Greenhouse gases

An overview of the sources identified is presented in Table 0.1 in the report with an indication of the contribution to the industrial part of the emission of greenhouse gases in 2012. The emissions are extracted from the Common Reporting Format (CRF) tables.

The subsectors Mineral products (2A) constitutes 54 % of the emission in 2012, Consumption of halocarbons (HFCs and PFCs) and SF6 (2F) constitutes 44 %, Other, Lubricants (2G) constitutes 1.8 %, Chemical industry (2B) and Food and Drink (2D) each constitutes below 1 % of the industrial emission of greenhouse gases. There are no greenhouse gas emissions from Metal production (2C) in 2012, since the only electric arc furnace in Denmark was last in operation in 2004. The total emission of greenhouse gases (excl. emissions/removals from Land-Use, Land-Use Change and Forestry (LULUCF)) in Denmark in 2012 is estimated to 51.6 Mt CO2 equivalents, of which industrial processes contribute with 1.79 Mt CO2 equivalents (3.5 %). The emission of greenhouse gases from industrial processes from 1990-2012 are presented in Figure 0.1 in the report.

The key categories in the industrial processes sector - cement production and refrigeration - constitute 1.69 % and 1.12 % of the total emission of greenhouse gases. The trends in greenhouse gases from the industrial sector/subsectors are presented in Table 0.2 in the report and they will be discussed subsector by subsector below.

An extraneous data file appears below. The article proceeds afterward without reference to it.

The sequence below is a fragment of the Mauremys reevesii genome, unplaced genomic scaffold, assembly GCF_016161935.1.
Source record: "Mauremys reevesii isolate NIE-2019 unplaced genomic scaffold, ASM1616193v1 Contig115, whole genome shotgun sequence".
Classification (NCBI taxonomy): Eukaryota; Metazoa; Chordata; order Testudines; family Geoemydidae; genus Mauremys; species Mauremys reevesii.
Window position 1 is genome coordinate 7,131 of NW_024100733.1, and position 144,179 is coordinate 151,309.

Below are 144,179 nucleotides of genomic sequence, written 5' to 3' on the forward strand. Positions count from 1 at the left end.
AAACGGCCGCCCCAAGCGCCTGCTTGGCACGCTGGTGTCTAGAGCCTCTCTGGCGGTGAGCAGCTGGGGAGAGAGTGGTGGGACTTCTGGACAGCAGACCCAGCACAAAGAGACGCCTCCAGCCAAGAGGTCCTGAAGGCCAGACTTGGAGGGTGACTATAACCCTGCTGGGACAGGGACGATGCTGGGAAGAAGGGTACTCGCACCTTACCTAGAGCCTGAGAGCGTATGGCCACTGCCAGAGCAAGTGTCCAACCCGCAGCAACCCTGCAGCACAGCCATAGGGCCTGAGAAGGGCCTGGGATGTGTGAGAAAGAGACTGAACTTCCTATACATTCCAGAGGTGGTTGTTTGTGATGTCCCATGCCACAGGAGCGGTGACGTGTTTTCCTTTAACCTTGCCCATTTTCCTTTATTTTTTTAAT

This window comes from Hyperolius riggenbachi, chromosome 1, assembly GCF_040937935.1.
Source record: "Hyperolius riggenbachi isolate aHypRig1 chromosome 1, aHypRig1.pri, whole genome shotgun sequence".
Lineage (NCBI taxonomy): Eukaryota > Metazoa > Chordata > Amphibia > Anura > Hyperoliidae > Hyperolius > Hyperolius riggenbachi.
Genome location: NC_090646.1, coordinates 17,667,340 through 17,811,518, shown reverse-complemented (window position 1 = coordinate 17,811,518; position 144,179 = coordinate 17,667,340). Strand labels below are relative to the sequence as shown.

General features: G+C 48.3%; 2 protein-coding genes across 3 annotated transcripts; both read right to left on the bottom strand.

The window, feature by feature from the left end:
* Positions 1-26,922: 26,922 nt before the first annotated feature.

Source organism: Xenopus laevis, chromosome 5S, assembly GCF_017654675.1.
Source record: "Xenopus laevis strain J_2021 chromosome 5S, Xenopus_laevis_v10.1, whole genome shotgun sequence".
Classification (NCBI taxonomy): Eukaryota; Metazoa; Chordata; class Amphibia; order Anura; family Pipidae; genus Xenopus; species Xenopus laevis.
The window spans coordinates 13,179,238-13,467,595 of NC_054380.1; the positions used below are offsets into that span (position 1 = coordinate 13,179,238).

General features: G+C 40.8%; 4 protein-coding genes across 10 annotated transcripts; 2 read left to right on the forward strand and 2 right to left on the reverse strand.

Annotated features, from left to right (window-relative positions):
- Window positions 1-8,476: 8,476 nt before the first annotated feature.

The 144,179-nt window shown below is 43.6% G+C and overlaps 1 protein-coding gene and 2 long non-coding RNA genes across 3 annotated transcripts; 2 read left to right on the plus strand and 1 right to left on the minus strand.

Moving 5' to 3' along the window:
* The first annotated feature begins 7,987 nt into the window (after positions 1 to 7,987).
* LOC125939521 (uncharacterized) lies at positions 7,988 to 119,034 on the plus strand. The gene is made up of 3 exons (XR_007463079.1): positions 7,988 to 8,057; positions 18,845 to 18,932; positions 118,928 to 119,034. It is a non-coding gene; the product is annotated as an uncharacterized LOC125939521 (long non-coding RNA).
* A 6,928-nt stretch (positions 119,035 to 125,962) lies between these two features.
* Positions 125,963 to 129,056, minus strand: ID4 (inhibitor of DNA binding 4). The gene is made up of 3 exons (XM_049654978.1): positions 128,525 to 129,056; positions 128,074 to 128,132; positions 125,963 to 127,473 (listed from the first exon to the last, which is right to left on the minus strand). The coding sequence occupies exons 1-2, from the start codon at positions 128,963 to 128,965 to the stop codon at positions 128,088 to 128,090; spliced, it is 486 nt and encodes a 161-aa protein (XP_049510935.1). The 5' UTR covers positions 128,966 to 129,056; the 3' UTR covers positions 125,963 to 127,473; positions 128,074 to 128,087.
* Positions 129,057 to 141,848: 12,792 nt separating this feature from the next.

The emission of f-gases is documented in the report “The greenhouse gases HFCs, PFCs and SF6. Danish consumption and emissions, 2012” (Poulsen & Musaeus, 2014) and will not be described further in this report.

Other pollutants

Emissions of air pollution occur in many subsectors under industrial processes. An overview of the emissions of main pollutants (SO2, NOx, NMVOC, CO and NH3) and particulate matter (Total Suspended Particulates (TSP), and particles with an aerodynamic diameter of less than 10 mm (PM10) and particles with an aerodynamic diameter of less than 2.5 mm (PM2.5)) is shown in Table 0.3 in the report.

Production of nitric acid ceased in Denmark in 2005, which caused a significant decrease in the emissions of NOx and particulate matter from industrial processes. The CO emission has decreased significantly from the source ‘Other mineral products’, this is due to a decrease in emissions from the Danish producers of mineral wool caused by the establishment of abatement measures. Emissions of SO2 have decreased due to lower production in the later years of bricks, tiles and expanded clay products.

The emissions of heavy metals (Arsenic (As), cadmium (Cd), chromium (Cr), copper (Cu), mercury (Hg), nickel (Ni), lead (Pb), selenium (Se) and zinc (Zn)) and persistent organic pollutants (PCDD/F, HCB and PCBs) are shown in the Tale 0.4 in the report..

The closure of the electro steelwork in 2002 with the brief reopening in 2005 as well as the closure of the secondary aluminium plant in 2008 has meant a decrease in emissions of several heavy metal and POPs (e.g. Pb, Zn, PCDD/F, HCB and PCBs).